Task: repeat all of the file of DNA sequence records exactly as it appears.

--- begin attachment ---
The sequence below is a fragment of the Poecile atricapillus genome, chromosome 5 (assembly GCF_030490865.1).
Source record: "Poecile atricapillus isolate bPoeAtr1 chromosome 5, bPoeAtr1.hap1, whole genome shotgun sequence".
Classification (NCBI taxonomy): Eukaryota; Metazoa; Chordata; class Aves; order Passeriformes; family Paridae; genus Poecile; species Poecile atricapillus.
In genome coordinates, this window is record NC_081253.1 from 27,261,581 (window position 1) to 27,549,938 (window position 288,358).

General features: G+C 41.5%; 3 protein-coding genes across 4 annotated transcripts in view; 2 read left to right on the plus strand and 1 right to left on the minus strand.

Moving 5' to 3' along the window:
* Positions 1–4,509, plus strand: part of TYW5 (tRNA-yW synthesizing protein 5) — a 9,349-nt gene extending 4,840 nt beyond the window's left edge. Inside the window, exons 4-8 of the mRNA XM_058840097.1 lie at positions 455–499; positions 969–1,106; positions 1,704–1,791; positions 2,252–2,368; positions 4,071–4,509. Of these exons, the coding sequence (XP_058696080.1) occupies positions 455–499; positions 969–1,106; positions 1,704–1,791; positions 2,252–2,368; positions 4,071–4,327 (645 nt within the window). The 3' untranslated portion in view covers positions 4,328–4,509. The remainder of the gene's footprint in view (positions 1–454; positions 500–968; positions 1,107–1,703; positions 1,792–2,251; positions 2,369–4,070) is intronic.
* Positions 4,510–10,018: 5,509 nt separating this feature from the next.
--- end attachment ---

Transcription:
The sequence below is a fragment of the Poecile atricapillus genome, chromosome 5 (assembly GCF_030490865.1).
Source record: "Poecile atricapillus isolate bPoeAtr1 chromosome 5, bPoeAtr1.hap1, whole genome shotgun sequence".
Classification (NCBI taxonomy): Eukaryota; Metazoa; Chordata; class Aves; order Passeriformes; family Paridae; genus Poecile; species Poecile atricapillus.
In genome coordinates, this window is record NC_081253.1 from 27,261,581 (window position 1) to 27,549,938 (window position 288,358).

General features: G+C 41.5%; 3 protein-coding genes across 4 annotated transcripts in view; 2 read left to right on the plus strand and 1 right to left on the minus strand.

Moving 5' to 3' along the window:
* Positions 1–4,509, plus strand: part of TYW5 (tRNA-yW synthesizing protein 5) — a 9,349-nt gene extending 4,840 nt beyond the window's left edge. Inside the window, exons 4-8 of the mRNA XM_058840097.1 lie at positions 455–499; positions 969–1,106; positions 1,704–1,791; positions 2,252–2,368; positions 4,071–4,509. Of these exons, the coding sequence (XP_058696080.1) occupies positions 455–499; positions 969–1,106; positions 1,704–1,791; positions 2,252–2,368; positions 4,071–4,327 (645 nt within the window). The 3' untranslated portion in view covers positions 4,328–4,509. The remainder of the gene's footprint in view (positions 1–454; positions 500–968; positions 1,107–1,703; positions 1,792–2,251; positions 2,369–4,070) is intronic.
* Positions 4,510–10,018: 5,509 nt separating this feature from the next.